Diversified major Rio Tinto has started production of battery-grade lithium from waste rock at a lithium demonstration plant at the Boron mine in California.
The demonstration plant is the next step in scaling up what the company states is a breakthrough lithium production process developed at Boron – to recover the critical mineral and extract additional value out of waste piles from more than 90 years of mining at the operation.
“This is a valuable next step in scaling up our production of lithium at the Boron site, all from using waste material without the need for further mining,” Rio Tinto Minerals CE Sinead Kaufman says in a statement.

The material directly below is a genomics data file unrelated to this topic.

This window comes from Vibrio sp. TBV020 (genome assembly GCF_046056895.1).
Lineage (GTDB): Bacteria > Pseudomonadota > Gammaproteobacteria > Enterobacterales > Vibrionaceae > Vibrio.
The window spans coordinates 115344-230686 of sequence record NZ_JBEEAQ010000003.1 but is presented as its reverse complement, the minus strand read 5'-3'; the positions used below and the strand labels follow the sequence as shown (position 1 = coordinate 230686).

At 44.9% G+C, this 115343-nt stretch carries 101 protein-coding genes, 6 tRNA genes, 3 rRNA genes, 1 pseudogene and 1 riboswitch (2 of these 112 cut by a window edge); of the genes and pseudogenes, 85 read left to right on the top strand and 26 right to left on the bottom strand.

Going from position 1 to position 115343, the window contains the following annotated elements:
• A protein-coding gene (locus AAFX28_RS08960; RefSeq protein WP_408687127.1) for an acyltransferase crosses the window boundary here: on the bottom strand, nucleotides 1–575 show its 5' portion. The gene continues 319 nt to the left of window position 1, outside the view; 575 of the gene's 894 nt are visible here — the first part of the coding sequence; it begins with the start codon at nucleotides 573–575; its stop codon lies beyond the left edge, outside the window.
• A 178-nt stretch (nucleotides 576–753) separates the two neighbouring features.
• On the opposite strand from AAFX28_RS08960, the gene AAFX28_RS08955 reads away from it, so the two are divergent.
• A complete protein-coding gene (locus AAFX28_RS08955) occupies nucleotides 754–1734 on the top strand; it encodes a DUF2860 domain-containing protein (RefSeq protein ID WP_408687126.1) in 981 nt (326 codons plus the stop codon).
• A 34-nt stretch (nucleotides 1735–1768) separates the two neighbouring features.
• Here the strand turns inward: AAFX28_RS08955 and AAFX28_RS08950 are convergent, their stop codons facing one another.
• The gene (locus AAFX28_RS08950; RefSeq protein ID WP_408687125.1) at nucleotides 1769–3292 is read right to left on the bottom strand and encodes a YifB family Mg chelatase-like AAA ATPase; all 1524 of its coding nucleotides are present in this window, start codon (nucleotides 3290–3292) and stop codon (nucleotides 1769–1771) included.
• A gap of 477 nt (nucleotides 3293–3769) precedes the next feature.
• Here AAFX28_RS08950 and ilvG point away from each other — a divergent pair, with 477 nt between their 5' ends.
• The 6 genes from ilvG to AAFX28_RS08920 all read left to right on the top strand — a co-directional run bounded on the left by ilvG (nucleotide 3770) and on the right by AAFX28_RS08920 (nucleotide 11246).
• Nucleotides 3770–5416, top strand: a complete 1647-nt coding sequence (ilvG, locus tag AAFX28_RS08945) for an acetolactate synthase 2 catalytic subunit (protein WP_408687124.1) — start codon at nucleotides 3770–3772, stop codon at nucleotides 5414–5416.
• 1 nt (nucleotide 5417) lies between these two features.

An initial small-scale trial in 2019 successfully proved the process of roasting and leaching waste rock to recover high grades of lithium.
The demonstration plant has a design capacity of 10 t/y of battery grade lithium. The plant will be run throughout 2021 to optimise the process and to inform the miner’s feasibility assessment for progressing to a production scale plant of at least 5 000 t/y.
Best known for its iron-ore, aluminium and copper offerings, Rio Tinto is keen to expand more into battery metals. The company’s lithium pipeline also includes the Jadar lithium/borate project, in Serbia, for which a feasibility study is expected to be complete by the end of the year.